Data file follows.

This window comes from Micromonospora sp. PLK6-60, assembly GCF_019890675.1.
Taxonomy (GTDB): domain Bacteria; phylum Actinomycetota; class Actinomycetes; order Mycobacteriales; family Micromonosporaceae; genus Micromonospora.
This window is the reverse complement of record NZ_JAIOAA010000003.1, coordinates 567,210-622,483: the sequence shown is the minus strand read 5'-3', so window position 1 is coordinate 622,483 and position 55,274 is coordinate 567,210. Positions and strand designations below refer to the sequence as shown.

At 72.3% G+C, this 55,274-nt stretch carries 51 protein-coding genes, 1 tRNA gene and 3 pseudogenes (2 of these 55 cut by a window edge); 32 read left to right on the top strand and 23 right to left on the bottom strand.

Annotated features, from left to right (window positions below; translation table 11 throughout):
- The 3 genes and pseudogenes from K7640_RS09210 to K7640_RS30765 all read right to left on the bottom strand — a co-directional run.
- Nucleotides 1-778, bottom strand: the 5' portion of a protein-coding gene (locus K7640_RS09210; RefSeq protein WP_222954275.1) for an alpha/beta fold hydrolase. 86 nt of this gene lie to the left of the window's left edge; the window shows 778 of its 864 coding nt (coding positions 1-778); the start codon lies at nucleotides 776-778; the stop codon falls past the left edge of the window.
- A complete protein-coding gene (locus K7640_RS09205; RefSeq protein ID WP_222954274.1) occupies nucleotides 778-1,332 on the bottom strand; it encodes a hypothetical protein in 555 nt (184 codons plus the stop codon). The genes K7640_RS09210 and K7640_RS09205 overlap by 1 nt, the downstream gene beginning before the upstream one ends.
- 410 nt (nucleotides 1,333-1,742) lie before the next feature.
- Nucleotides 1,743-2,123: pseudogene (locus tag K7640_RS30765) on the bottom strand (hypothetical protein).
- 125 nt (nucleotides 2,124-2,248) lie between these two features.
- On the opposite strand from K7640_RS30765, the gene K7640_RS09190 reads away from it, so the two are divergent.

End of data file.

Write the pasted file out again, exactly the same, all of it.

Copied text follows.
This window comes from Micromonospora sp. PLK6-60, assembly GCF_019890675.1.
Taxonomy (GTDB): domain Bacteria; phylum Actinomycetota; class Actinomycetes; order Mycobacteriales; family Micromonosporaceae; genus Micromonospora.
This window is the reverse complement of record NZ_JAIOAA010000003.1, coordinates 567,210-622,483: the sequence shown is the minus strand read 5'-3', so window position 1 is coordinate 622,483 and position 55,274 is coordinate 567,210. Positions and strand designations below refer to the sequence as shown.

At 72.3% G+C, this 55,274-nt stretch carries 51 protein-coding genes, 1 tRNA gene and 3 pseudogenes (2 of these 55 cut by a window edge); 32 read left to right on the top strand and 23 right to left on the bottom strand.

Annotated features, from left to right (window positions below; translation table 11 throughout):
- The 3 genes and pseudogenes from K7640_RS09210 to K7640_RS30765 all read right to left on the bottom strand — a co-directional run.
- Nucleotides 1-778, bottom strand: the 5' portion of a protein-coding gene (locus K7640_RS09210; RefSeq protein WP_222954275.1) for an alpha/beta fold hydrolase. 86 nt of this gene lie to the left of the window's left edge; the window shows 778 of its 864 coding nt (coding positions 1-778); the start codon lies at nucleotides 776-778; the stop codon falls past the left edge of the window.
- A complete protein-coding gene (locus K7640_RS09205; RefSeq protein ID WP_222954274.1) occupies nucleotides 778-1,332 on the bottom strand; it encodes a hypothetical protein in 555 nt (184 codons plus the stop codon). The genes K7640_RS09210 and K7640_RS09205 overlap by 1 nt, the downstream gene beginning before the upstream one ends.
- 410 nt (nucleotides 1,333-1,742) lie before the next feature.
- Nucleotides 1,743-2,123: pseudogene (locus tag K7640_RS30765) on the bottom strand (hypothetical protein).
- 125 nt (nucleotides 2,124-2,248) lie between these two features.
- On the opposite strand from K7640_RS30765, the gene K7640_RS09190 reads away from it, so the two are divergent.